Adaptation, sacrifice key to success for nature journalist

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Before he was walking, George Harrison’s parents moved his crib next to the window so he could watch the birds. Seventy-four years later, he’s still doing what he loves.
“Birds are unique in the animal world, because they are so dynamic. The fact that they can fly so effortlessly, alone, is a good enough reason to enjoy watching them,” Harrison says. “But there is more to it. Their entire behavior is fascinating … color, movement, feeding, song, sleep, migration, bathing, breeding, nesting, eggs, etc. No other life form can match it. I never get tired watching birds.”
Raised in Pennsylvania, Harrison has made a living sharing his passion with others. Now a resident of Wisconsin, he has written 13 books, worked for National Wildlife Magazine for 42 years, and was a founding editor of Birds and Blooms, the largest birding magazine in the world with a circulation of 2 million. He’s also amassed a personal photo portfolio of more than 80,000 images.
“Photography has undergone many changes, just like print,” he said. “Film is a four-letter word, and it’s extinct for the most part. Photographers have had to work on compensating for that by exploring new genres of images.”
It’s interesting and frustrating, he added. Being a writer means being a jack of all trades, something that excites Harrison unless he’s stuck behind a desk.
“Writing is something I’ve had to force myself to do,” he said. “It’s not necessarily hard for me; I’d just rather be outside.”
An OWAA member since 1963 and Board president from 1985-86, Harrison said the organization was a vehicle that allowed his passion for the outdoors to be conveyed to more people by increasing his contacts within the outdoor journalism field. Among Harrison’s many awards in writing, broadcast and photography are those he received as an OWAA member. He received the Circle of Chiefs Award in 1981 and the Ham Brown Distinguished Service award in 2006.
He has also met many friends during his years in OWAA, including 96-yearold Homer Circle, an OWAA legend who was president from 1967-68.
Circle said that he and Harrison have known each other at least 25 years.
“I liked him from the start,” Circle said. “He had a ready smile, and I liked the way he responded to questions.”
They still correspond at least once a year, and Circle always receives a letter or card on his birthday. He said Harrison excels at what he does because “He is George Harrison. He has a great honesty. When he says something you know it’s the bottom line.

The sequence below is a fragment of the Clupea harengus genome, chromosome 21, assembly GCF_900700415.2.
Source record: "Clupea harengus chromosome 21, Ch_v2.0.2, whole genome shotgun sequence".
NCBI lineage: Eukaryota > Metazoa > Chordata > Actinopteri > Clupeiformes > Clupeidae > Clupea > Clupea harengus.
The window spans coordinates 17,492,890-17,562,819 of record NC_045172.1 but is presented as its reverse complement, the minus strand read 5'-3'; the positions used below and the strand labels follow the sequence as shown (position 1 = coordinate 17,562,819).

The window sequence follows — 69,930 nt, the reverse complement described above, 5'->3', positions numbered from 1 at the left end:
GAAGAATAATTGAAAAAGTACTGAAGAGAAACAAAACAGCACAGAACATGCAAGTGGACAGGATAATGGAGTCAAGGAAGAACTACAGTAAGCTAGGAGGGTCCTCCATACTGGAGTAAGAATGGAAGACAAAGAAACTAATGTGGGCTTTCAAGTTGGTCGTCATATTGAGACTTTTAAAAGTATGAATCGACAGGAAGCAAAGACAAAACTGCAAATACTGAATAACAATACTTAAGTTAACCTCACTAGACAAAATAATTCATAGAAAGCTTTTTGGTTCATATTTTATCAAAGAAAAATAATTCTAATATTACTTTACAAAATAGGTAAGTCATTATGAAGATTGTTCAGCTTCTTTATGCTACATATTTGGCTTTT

“I gave him lots of assignments,” Circle continued, matter-of-factly. “He did them very fine.”
Harrison and Circle even took a trip to South America together.
Now retired and living in his Florida home, Circle worked for a time as the angling editor for Sports Afield magazine, while Harrison was the nature editor for 25 years. Although Harrison has visited more than 50 countries on six continents, he recalled the South America adventure for one reason: the unparalleled birding.
“We went to Cotemaco, [Mexico], where the previous year, Sports Illustrated reported that the largest bird count in the world had taken place,” Harrison said. “There were 325 species in a 24-hour period.”
The Christmas Bird Count, as it’s officially called, happens all over the world every year on a selected day between Christmas and New Year’s. People count from midnight to midnight, getting little to no sleep in the process. Harrison said that
anyone can partake, from any locale.
“You can even sit in your own living room!” Harrison said with a chuckle.
He’s not joking. As the former host of numerous PBS specials such as “The Backyard Bird Watcher” and “Garden Birds of America,” Harrison believes in rediscovering places you’ve looked at — but maybe haven’t really seen – until you pick up a pair of binoculars and do some backyard exploring. He and his wife, Kit, who was the conservation editor of Sports Afield, try to get outside as much as their schedules allow. According to Harrison, Kit also dislikes being behind a desk.
“Kit is a very good writer, but enjoys writing less than I do,” Harrison said. “It’s
like having PMS twice a month;’ that’s her quote, not mine.”
He laughed warmly before digging into the issues modern journalists face, aside from “the age-old” writer’s block.
“Journalism has become an insecure vocation,” Harrison said. “It’s important of course — I mean, it’s in the Constitution, but employers don’t value it as much as they used to.”
He added that in general, print media has been replaced by electronic media.
“I’m listening to a book a week on my iPod,” he said. “I don’t read anymore. Even my newspaper is electronic.”
But Harrison was quick to say that print media will still matter in years to come.
“There’s always going to be a market out there,” he said. “I’ve gotta say, my income is less than it used to be, but I get by just fine.”
Because of the cost, he and Kit recently had to give up a cottage they owned in
Gloustershire, England, where they lived two months out of every year for 30 years.
Sacrifices are sometimes necessary, he said. His voice is light, his tone optimistic.
“You have to be adaptable,” he finished.
Some things never change. ♦
—Jesseca Whalen is an intern at OWAA HQs. Born and raised in Idaho, she’s been in Montana for five years while completing a B.A. in journalism and B.S. in marketing. Her intern duties include crafting Character Sketch articles and compiling department items for OU. Contact her at

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